Inspired by the Harlem Children’s Zone, the U.S. Department of Education’s federal Promise Neighborhoods program is a bold initiative to break the cycle of generational poverty by wrapping children in a seamless pipeline of health, social, and educational supports from birth through college and career.
Results matter. A central focus of Promise Neighborhoods — and championed by the Institute, partners, and stakeholders — has been on achieving a core set of results to improve the lives of poor children and families. Success for individual sites, as well as for the overall initiative, requires that these results drive planning and design, start‐up activities, program implementation, and evaluation.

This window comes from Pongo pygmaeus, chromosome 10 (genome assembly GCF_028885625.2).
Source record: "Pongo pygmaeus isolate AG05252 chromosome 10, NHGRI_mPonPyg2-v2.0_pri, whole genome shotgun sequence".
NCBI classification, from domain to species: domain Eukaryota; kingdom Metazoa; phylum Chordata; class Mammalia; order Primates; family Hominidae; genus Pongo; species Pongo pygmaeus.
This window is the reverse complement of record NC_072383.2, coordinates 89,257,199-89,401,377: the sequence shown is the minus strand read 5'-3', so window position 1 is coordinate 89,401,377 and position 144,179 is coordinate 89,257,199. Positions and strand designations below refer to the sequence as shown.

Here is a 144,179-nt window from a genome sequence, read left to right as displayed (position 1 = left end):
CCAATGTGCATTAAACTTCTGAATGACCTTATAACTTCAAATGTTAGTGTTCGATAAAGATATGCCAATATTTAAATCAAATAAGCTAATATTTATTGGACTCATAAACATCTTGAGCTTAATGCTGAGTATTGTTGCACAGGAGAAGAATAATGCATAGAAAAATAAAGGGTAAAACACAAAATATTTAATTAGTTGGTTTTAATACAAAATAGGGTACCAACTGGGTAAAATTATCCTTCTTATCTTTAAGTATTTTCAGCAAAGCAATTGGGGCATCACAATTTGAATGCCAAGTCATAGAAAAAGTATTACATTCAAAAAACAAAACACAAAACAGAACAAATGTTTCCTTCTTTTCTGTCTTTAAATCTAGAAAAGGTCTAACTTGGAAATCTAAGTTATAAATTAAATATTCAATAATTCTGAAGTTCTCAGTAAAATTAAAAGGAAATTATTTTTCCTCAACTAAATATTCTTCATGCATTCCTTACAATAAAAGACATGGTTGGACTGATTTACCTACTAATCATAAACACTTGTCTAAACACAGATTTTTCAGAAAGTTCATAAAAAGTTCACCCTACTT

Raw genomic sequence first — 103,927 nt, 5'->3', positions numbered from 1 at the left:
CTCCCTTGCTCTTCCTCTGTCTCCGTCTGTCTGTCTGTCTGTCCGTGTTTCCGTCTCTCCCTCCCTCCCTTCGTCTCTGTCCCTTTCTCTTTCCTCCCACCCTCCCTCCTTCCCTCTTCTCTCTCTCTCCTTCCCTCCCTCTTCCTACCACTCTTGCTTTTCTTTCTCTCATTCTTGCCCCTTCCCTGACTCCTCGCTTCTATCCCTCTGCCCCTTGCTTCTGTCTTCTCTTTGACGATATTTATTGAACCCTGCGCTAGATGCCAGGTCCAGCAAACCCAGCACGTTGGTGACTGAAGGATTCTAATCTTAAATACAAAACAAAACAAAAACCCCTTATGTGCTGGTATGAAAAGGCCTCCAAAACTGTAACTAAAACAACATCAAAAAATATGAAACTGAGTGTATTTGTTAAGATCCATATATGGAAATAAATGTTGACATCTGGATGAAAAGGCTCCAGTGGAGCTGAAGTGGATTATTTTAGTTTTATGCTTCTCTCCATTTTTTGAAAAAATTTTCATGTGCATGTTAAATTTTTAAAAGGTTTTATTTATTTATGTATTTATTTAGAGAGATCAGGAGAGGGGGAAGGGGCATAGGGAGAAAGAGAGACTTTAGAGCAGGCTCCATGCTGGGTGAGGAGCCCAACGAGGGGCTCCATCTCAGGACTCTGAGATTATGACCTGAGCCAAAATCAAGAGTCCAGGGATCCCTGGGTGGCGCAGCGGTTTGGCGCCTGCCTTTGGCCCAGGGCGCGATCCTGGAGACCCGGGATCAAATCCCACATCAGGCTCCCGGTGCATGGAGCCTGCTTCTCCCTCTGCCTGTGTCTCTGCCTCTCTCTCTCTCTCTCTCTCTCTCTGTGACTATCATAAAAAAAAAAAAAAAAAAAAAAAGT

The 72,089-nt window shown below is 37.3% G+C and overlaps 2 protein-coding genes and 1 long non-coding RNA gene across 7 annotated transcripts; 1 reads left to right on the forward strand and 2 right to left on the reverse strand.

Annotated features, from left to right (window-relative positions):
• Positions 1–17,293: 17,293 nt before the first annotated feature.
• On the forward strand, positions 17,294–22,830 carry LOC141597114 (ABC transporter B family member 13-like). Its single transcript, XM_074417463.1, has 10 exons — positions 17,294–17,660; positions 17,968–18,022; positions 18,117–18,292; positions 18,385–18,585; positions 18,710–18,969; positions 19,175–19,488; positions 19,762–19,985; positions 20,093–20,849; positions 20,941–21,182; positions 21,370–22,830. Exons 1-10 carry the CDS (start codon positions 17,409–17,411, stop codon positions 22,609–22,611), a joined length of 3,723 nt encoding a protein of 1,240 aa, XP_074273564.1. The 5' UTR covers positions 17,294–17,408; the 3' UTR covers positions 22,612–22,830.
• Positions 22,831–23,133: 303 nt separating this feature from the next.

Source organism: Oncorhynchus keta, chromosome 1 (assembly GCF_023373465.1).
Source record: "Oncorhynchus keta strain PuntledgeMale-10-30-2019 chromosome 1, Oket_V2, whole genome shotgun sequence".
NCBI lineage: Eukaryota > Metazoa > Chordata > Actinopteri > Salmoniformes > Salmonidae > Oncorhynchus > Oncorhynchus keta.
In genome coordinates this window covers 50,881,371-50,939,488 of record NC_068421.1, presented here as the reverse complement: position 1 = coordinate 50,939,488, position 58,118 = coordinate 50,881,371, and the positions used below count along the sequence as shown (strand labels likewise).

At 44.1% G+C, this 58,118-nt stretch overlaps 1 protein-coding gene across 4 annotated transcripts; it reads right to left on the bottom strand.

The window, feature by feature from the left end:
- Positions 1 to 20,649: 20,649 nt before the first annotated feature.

Multiple stakeholders can focus on common goals and aspirations that bridge diverse constituencies and points of view; collaborate across professional and political boundaries; mobilize joint action, and sustain their efforts over time.
Data and information (1) let local stakeholders know how and whether the initiatives are making a difference for children, families, and communities; and (2) make policymakers — and public and private funders — more willing to invest.
A comparison of progress among interventions over time, and among sites, make it possible to select the programs and strategies that are most likely to produce positive outcomes in a specific context. Local initiatives can identify and characterize the populations that need to be reached and served in order to achieve community‐wide and population‐level changes for children.
See Collective Impact in Action: Improving Results for Children from Cradle to career, How the Promise Neighborhoods Movement Achieves Collective Impact.